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  5. "Onde ficam as ferramentas?"

"Onde ficam as ferramentas?"

Translation:Where are the tools?

September 5, 2013



I think "where are the tools kept?" should be among the correct answers


Difference between sao and ficam?


são does not work here. Ficam works as "where do the tools stay?".


I was just thinking about the verb stay. There are quite a bit of people in Hawai'i of Portuguese ancestry, their ancestors mainly coming from the Azores in the 1800s. The people there speak a Hawaiian/English dialect called pidgin, and when they ask where something or someone is, they use the verb stay - Where the car stay? Meaning Where is the car at? I wonder if it is a Portuguese influence on the language.


Would "onde est~ao" work just as well?


Yes. But "ficar" (and "ser") is used for a long period (where do you keep the tools?) while "estar" for a short period (where are the tools (now)? = onde estão as ferramentas (agora)?). Since "ferramenta" is something you can keep in other places from time to time, we use "ficar", and both "ser"/"ficar" for unmovable things (onde ficam as chaves? (Where do you keep the keys?) Onde é/fica o restaurante? (Where is the restaurant?)


I put "where do they keep the tools?" Could this also be correct?


You could say "Where are the tools kept?"

You've added in a "they" that isn't in the original sentence. "Ficam" is in 3rd person plural to agree with "as ferramentas": "Where do the tools stay?" (Or to translate to more natural-sounding english: "Where do the tools go?")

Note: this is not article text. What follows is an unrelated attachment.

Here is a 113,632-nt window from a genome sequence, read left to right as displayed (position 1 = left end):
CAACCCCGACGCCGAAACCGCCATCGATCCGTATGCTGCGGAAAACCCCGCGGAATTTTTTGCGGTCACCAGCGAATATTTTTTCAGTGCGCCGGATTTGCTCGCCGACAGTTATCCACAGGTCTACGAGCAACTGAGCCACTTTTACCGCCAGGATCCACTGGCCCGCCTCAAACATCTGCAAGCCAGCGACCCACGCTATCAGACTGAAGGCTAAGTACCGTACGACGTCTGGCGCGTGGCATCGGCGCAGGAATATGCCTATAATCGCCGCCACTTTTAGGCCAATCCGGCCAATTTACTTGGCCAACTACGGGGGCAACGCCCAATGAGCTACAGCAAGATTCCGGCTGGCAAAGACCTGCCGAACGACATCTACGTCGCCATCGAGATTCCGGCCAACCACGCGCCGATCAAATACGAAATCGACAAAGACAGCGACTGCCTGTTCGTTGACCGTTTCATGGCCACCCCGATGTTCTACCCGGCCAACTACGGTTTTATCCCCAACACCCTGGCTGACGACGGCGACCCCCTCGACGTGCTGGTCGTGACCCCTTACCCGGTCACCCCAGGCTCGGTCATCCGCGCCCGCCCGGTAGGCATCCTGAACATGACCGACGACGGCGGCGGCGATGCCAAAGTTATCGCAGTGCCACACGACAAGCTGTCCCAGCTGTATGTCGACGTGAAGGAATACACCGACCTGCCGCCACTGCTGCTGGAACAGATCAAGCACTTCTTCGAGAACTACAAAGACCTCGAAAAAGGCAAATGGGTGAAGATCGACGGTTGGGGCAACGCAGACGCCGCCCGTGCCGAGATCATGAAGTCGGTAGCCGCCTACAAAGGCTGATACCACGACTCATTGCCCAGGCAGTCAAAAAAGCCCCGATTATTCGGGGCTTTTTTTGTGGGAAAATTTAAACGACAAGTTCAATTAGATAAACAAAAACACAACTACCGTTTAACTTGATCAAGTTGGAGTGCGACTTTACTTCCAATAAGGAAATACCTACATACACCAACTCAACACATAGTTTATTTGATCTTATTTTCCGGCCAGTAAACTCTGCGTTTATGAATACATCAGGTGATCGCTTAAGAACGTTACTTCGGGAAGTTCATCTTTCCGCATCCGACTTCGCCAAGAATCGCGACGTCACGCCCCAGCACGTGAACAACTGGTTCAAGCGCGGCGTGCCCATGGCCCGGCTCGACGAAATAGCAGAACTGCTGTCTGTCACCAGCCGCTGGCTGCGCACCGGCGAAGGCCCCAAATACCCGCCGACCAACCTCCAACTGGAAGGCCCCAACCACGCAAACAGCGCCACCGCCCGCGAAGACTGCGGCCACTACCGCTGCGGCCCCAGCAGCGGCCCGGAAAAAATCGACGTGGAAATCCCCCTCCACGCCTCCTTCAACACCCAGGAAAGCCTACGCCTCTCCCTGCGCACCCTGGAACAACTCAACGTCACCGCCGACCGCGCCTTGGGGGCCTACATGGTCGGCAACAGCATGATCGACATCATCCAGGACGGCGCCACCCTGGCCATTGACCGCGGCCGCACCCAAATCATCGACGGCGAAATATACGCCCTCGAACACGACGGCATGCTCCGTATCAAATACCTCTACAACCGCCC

I gave the same answer as you, but now I think it is wrong because ficar + com is keep. But I am not sure.


"Where are the tools kept" comes back as incorrect for some reason.


Why is "Where do the tools stay?" wrong?!


Are all cases of 'rr' pronounced as a harsh 'h'? (e.g. garrafa, ferramenta...)


Yes. Also if the r is: in the beginning of a word; after n; before consonants (in some region accents).


Can this not translate into, "Where lies the tools"? It's kinda old english, but makes sense to me.


Tools don't lie, people do ;)

  • lie, not lies


Why wouldn't "Where do the tools go" be accepted? For me, this is the most natural to talk about where something is habitually kept


I put "where are the tools kept?" which surely is correct.


I said, "Where are the tools kept." That is good idiomatic English in America and it works well with "ficar." I think it should not have been marked as a mistake.

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